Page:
FTC: Braid

Vinyl reissues are always a great reason to go and revist the classics, or at least those albums you regard as classics.  Luckily, Polyvinyl Records agrees, as they are re-releasing four of the albums by emo band Braid.  They’re one of my favorites for the genre, mostly because they brought on just a little bit more punk and experimentation than some of the other groups.  Their tunes always had that bounce that got me into the scene as a teenager, yet they also had more agression than a lot of the other groups around at that time.  Singer Bob Nanna’s voice has always been one of those I really enjoyed, especially in the live setting.  Unfortunately, the band didn’t last forever, eventually parting ways, though 3/4 of the band went on to form Hey Mercedes.  HM always seemed a bit softer to me, but I still got into it.  Go back and revisit Braid, you’ll be doing yourself a huge favor. The track we bring you is from Movie Music Vol. 2.

[audio:http://austintownhall.com/wp-content/uploads/2010/04/Braid-Grand_Theft_Autumn.mp3]

Download: Braid – Grand Theft Autumn [MP3]

New Music From Aloha

01111_Aloha3Polyvinyl Records band Aloha are yet another band returning in 2010 after a lengthy break in new material.  The band’s new LP is set to be called Home Acres and hits stores March 9th.  Head down below and you’ll find brand new single “Moonless March” from the upcoming LP.  Anyone ready to offer up some first impressions?

[audio: http://austintownhall.com/wp-content/uploads/2010/01/02-Moonless-March-1.mp3]

Download: Aloha – Moonless March [MP3]

New Tunes from Love Is All

loveisallIt really hasn’t been too long since we last heard from Love Is All, the band having put out a 12″ last year with covers and some new tunes.  Now, they’ve switched up labels completely, landing on Polyvinyl for their new release.  Said album hits stores on March 23rd, and is yet another number filled title, Two Thousand and Ten Injuries.  Give this new tune a whirl.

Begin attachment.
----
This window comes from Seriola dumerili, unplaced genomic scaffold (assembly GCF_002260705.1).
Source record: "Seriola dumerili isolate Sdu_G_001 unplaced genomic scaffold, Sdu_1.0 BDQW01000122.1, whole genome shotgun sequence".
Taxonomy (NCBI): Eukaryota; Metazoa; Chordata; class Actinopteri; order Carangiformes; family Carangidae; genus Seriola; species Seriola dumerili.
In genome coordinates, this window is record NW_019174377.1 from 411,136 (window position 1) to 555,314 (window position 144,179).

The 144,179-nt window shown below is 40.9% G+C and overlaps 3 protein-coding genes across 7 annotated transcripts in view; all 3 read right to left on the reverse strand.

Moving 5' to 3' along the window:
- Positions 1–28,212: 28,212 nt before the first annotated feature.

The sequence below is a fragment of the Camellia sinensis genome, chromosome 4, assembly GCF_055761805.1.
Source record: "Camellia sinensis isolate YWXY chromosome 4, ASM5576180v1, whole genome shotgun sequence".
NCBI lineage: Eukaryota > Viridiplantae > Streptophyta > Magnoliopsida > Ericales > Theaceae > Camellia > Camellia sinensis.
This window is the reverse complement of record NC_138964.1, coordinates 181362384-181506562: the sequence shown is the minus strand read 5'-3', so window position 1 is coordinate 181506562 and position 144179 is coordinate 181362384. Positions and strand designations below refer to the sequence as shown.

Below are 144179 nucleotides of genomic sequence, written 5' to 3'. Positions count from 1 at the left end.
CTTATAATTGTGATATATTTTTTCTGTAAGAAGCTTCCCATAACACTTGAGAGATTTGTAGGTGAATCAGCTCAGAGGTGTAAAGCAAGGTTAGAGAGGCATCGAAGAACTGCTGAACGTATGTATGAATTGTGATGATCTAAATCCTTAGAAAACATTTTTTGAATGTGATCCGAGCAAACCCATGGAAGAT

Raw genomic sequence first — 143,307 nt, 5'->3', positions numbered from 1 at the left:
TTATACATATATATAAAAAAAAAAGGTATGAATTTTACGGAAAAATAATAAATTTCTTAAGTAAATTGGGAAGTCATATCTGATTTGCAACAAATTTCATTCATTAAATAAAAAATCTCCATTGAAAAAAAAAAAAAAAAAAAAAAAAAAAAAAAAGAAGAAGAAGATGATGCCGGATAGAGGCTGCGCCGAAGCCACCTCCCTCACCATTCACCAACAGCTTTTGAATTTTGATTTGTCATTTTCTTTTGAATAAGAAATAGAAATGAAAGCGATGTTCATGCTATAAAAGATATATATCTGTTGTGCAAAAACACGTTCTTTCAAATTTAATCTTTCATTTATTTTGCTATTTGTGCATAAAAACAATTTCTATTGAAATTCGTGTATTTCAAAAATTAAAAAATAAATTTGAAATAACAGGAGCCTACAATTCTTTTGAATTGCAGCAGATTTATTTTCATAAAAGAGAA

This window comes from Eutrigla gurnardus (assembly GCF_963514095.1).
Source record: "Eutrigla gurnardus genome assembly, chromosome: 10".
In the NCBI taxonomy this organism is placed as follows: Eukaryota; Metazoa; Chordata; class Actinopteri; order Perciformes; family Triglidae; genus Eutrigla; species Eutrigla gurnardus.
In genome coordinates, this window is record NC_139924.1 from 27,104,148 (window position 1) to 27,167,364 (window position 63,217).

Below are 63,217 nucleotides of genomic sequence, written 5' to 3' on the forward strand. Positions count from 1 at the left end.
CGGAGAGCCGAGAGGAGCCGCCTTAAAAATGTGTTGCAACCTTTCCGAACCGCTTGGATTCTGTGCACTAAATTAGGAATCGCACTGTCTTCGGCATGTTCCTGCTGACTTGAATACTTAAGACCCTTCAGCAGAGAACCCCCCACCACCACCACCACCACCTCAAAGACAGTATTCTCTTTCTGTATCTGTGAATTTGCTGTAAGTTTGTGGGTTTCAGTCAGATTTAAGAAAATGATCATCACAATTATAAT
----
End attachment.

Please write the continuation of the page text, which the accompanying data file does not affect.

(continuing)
[audio:http://austintownhall.com/wp-content/uploads/2010/01/Love-Is-All-Kungen.mp3]

Download: Love Is All – Kungen [MP3]

Owen – New Leaves

New_Leaves_digipak_3.inddRating: ★★★½☆

Owen’s sole member, Mike Kinsella, has been tooling around the scene since before we even knew what a ‘scene’.  With his brother, Tim, Mike helped start the groundbreaking band Cap n’ Jazz in 1989 which, with a solitary LP and a handful of singles and compilation tracks, changed the way we saw indie rock.  Since the bands split in 1995, Kinsella has put in time with such indie luminaries as Joan of Arc, American Football, Owls, and eventually settling with a his current solo project, Owen, in 2001.

In that time Kinsella has released five albums under the Owen moniker.  Each of these albums, while progressing with minor changes from one to the next, have essentially remained the same: Kinsella’s calming, but oft-times uncertain voice, telling of drunken late nights and one night stands, all with a background of lush acoustic melodies that surround you in blankets of finger-picking, hammer-ons and pull-offs.  If Kinsella weren’t such an accomplished lyricist and musician this formula would become tiresome.  In all honesty, for this reviewer, it had gotten tiresome around 2004 with the release of Owen’s third album, I Do Perceive.  I had grown tired of the clever narratives and pretty songs about finding girls and losing said girls.  I had all but written off Mike Kinsella.